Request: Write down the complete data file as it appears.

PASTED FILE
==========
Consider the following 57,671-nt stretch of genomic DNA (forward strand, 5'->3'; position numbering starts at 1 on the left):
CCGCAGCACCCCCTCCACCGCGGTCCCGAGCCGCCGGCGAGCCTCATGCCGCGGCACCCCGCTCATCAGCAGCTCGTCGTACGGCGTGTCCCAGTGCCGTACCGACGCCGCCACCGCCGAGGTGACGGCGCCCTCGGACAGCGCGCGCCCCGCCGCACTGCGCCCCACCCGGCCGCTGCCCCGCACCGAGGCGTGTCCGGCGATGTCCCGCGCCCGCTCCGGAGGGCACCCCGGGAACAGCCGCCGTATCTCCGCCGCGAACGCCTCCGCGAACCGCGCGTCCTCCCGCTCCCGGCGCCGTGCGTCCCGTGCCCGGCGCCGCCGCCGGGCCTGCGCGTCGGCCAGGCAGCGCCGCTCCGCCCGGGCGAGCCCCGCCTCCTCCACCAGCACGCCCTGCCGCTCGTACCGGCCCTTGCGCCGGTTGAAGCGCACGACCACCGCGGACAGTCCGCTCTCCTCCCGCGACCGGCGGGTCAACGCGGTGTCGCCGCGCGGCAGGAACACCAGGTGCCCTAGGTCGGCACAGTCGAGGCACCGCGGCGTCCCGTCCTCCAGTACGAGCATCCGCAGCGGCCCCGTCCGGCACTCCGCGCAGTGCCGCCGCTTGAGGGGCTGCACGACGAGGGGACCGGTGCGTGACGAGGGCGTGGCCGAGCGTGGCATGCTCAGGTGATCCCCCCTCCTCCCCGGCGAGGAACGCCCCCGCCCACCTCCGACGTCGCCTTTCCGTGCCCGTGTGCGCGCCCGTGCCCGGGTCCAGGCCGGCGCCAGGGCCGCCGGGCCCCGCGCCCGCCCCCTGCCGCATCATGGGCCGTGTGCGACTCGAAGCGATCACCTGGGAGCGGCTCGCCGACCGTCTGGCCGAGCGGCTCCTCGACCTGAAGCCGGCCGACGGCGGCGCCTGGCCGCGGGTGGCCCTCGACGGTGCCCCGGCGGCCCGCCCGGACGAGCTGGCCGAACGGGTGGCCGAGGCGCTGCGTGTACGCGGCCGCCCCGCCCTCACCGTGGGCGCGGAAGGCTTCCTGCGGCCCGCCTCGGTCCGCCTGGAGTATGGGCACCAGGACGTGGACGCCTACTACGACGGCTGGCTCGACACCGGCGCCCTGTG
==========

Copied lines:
Consider the following 57,671-nt stretch of genomic DNA (forward strand, 5'->3'; position numbering starts at 1 on the left):
CCGCAGCACCCCCTCCACCGCGGTCCCGAGCCGCCGGCGAGCCTCATGCCGCGGCACCCCGCTCATCAGCAGCTCGTCGTACGGCGTGTCCCAGTGCCGTACCGACGCCGCCACCGCCGAGGTGACGGCGCCCTCGGACAGCGCGCGCCCCGCCGCACTGCGCCCCACCCGGCCGCTGCCCCGCACCGAGGCGTGTCCGGCGATGTCCCGCGCCCGCTCCGGAGGGCACCCCGGGAACAGCCGCCGTATCTCCGCCGCGAACGCCTCCGCGAACCGCGCGTCCTCCCGCTCCCGGCGCCGTGCGTCCCGTGCCCGGCGCCGCCGCCGGGCCTGCGCGTCGGCCAGGCAGCGCCGCTCCGCCCGGGCGAGCCCCGCCTCCTCCACCAGCACGCCCTGCCGCTCGTACCGGCCCTTGCGCCGGTTGAAGCGCACGACCACCGCGGACAGTCCGCTCTCCTCCCGCGACCGGCGGGTCAACGCGGTGTCGCCGCGCGGCAGGAACACCAGGTGCCCTAGGTCGGCACAGTCGAGGCACCGCGGCGTCCCGTCCTCCAGTACGAGCATCCGCAGCGGCCCCGTCCGGCACTCCGCGCAGTGCCGCCGCTTGAGGGGCTGCACGACGAGGGGACCGGTGCGTGACGAGGGCGTGGCCGAGCGTGGCATGCTCAGGTGATCCCCCCTCCTCCCCGGCGAGGAACGCCCCCGCCCACCTCCGACGTCGCCTTTCCGTGCCCGTGTGCGCGCCCGTGCCCGGGTCCAGGCCGGCGCCAGGGCCGCCGGGCCCCGCGCCCGCCCCCTGCCGCATCATGGGCCGTGTGCGACTCGAAGCGATCACCTGGGAGCGGCTCGCCGACCGTCTGGCCGAGCGGCTCCTCGACCTGAAGCCGGCCGACGGCGGCGCCTGGCCGCGGGTGGCCCTCGACGGTGCCCCGGCGGCCCGCCCGGACGAGCTGGCCGAACGGGTGGCCGAGGCGCTGCGTGTACGCGGCCGCCCCGCCCTCACCGTGGGCGCGGAAGGCTTCCTGCGGCCCGCCTCGGTCCGCCTGGAGTATGGGCACCAGGACGTGGACGCCTACTACGACGGCTGGCTCGACACCGGCGCCCTGTG